Wednesday, June 5, 2013

For All the Saints: Remembering Andrew Greeley and Will Campbell



Andrew Greeley
Will Campbel












I am a dedicated ecumenist, and have found much to be savored in a number of faith communities.  Thirty-five years ago I was a Baptist seminarian and in the years since that time I have found much benefit by worshiping within Episcopalian, Unitarian, and Roman Catholic communities.  For that reason I must stop to honor two great champions who have departed this life within the past week: Andrew Greeley, and Will Campbell. Will Campbell showed me how to live the faith as a Baptist. Andrew Greeley likewise gave me great encouragement within the Catholic community. Both men demonstrated how to live faithful authentic lives without mindlessly caving in to convention.

Will Campbell’s book Brother to a Dragonfly was published while I was in seminary in Mill Valley, California.  A couple of my friends were reading it and speaking high praises for it, so I bought a copy for myself. As I began reading, that book quickly took precedence over all of my official studies that I was involved in that term.  Will Campbell’s eloquent memoir was monumental in helping me to understand what it means to be a southern white Christian having grown up during the 1960s. It remains one of the handful of books that I count as landmarks in my own pilgrimage of faith. 

Will Campbell was a renegade among Southern Baptists, standing up for the oppressed black community in the South but also recognizing that the white bigots were just as much slaves to the system as were the blacks they tried so desperately to keep down.  Campbell was an outlier whose life was a prophetic call for justice, love, equality, and redemption.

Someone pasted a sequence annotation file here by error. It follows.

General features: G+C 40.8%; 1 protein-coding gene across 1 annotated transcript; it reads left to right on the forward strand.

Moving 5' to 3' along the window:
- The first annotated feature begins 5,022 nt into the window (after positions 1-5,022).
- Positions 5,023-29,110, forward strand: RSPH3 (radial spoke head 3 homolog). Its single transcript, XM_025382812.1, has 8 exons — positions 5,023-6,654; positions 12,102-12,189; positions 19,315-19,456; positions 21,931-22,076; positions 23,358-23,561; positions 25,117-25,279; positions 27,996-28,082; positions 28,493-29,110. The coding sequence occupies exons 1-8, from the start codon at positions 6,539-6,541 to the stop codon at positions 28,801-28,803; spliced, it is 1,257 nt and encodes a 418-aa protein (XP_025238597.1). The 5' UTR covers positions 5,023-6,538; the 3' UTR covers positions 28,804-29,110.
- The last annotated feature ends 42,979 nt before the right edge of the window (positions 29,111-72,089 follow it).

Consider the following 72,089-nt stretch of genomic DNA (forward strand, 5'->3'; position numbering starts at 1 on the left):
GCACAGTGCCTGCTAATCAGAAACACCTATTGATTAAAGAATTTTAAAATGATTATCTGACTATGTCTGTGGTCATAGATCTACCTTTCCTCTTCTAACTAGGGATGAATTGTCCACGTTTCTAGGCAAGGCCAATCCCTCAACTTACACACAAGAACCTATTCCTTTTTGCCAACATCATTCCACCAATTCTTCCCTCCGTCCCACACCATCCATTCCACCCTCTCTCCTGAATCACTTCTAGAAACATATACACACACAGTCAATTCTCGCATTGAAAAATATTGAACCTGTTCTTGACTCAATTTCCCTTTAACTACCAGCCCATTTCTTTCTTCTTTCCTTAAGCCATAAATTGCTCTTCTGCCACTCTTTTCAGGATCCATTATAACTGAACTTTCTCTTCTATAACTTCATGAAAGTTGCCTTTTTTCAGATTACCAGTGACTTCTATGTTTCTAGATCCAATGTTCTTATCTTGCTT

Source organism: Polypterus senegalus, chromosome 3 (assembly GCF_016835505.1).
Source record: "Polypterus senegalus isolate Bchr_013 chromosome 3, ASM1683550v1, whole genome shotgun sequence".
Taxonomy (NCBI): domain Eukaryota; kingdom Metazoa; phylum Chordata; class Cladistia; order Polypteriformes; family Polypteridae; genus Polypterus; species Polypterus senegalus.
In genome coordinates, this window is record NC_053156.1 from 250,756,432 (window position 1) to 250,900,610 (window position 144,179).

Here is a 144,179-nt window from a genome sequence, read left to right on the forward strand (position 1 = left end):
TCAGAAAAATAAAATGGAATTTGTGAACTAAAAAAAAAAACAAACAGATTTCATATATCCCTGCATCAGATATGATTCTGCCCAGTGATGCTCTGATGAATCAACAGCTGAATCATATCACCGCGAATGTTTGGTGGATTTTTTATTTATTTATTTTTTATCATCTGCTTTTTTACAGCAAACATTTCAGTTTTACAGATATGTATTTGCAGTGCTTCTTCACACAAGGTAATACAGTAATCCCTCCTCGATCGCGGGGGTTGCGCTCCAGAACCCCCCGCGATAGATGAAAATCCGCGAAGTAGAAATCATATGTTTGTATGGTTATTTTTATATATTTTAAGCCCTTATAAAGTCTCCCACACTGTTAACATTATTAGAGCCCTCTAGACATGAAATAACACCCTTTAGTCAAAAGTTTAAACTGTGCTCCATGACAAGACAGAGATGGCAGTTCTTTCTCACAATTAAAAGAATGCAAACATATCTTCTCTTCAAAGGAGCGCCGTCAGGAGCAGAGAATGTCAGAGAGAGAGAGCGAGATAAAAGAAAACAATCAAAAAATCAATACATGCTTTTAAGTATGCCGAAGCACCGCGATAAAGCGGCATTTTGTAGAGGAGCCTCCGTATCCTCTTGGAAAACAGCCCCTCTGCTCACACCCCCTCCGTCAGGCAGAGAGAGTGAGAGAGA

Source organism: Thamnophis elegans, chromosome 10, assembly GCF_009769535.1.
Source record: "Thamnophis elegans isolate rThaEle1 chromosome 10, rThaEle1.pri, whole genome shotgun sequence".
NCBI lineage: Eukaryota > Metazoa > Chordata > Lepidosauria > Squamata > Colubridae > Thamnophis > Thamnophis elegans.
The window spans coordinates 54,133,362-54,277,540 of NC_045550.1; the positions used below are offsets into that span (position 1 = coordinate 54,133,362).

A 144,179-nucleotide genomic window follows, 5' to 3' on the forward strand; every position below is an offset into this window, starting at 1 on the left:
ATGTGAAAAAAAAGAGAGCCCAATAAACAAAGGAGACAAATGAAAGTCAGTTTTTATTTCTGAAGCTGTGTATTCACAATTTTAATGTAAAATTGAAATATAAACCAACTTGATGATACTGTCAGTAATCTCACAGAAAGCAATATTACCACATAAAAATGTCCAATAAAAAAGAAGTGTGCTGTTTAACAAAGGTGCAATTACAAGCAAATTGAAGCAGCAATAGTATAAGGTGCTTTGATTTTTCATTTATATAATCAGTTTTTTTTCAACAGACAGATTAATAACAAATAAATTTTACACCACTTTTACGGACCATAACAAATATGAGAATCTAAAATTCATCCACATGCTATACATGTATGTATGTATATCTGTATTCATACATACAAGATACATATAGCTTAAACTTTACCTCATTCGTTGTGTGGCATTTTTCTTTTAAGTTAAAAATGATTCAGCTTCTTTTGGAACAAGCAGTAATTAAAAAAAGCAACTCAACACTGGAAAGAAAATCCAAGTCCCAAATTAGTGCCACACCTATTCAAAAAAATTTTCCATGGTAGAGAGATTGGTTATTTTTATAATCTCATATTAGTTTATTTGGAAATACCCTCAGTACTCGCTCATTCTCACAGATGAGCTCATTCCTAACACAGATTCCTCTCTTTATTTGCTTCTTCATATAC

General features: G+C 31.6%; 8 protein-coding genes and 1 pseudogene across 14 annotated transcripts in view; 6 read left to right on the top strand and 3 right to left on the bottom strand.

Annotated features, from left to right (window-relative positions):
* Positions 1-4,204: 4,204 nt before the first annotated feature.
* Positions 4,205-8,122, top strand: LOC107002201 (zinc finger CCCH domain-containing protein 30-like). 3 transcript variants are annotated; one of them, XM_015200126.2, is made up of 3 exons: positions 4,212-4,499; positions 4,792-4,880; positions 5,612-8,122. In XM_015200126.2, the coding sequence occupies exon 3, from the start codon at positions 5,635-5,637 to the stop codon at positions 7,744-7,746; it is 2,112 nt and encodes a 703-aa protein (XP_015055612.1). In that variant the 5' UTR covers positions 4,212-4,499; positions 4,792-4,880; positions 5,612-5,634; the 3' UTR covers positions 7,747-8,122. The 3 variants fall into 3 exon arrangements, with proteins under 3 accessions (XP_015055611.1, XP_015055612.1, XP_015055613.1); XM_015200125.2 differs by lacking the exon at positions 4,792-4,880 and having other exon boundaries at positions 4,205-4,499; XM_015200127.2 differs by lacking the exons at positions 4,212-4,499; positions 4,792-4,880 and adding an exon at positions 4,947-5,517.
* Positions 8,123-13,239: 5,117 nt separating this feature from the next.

You can read a Campbell’s compelling account of his spiritual awakening as recounted in Brother to a Dragonfly in a Sojourners magazine article here.

Andrew Greeley was a priest, a sociologist, a writer, a teacher, a newspaper columnist and a novelist.  He was often controversial in his critique of the Catholic Church and clerical culture, advocating such things as equality for women and ordination of married priests. As a sociologist, he dared to conduct research to find out what Catholics at large actually believed and how they lived. He met with the expected ire of the Church hierarchy for reporting such sociological data.  Many also wondered how a priest could write such steamy novels which often pointed out the hypocrisy of church officials.

Several years ago I picked up a copy of Greeley’s autobiography, Confessions of a Parish Priest and found it to be a warm and delightful read as well as an encouragement in my desire for the authentic expression of faith. He was obviously at heart a parish priest who cared about people and cared about the faith.  One of my favorite quotes from Andrew Greeley is from The Catholic Myth:

“Catholics differ from other Americans in that their imaginations tend to be more ‘sacramental.’ By that I mean that Catholics are more likely to imagine God as present in the world and the world as revelatory instead of bleak…”
To me, that quote is reflective of Greeley’s unflagging delight in life itself. As a Protestant turned Catholic, I appreciate that brightness and that hopeful aspect of seeing the world as a sacramental revelation of God. My own spiritual pilgrimage has been a continual stepping into broader and brighter places.  Father Andrew Greeley was always a welcome voice along that path.

You can read an article by Andrew Greeley in which he discusses his novels, his audience, and his Catholic critics here.







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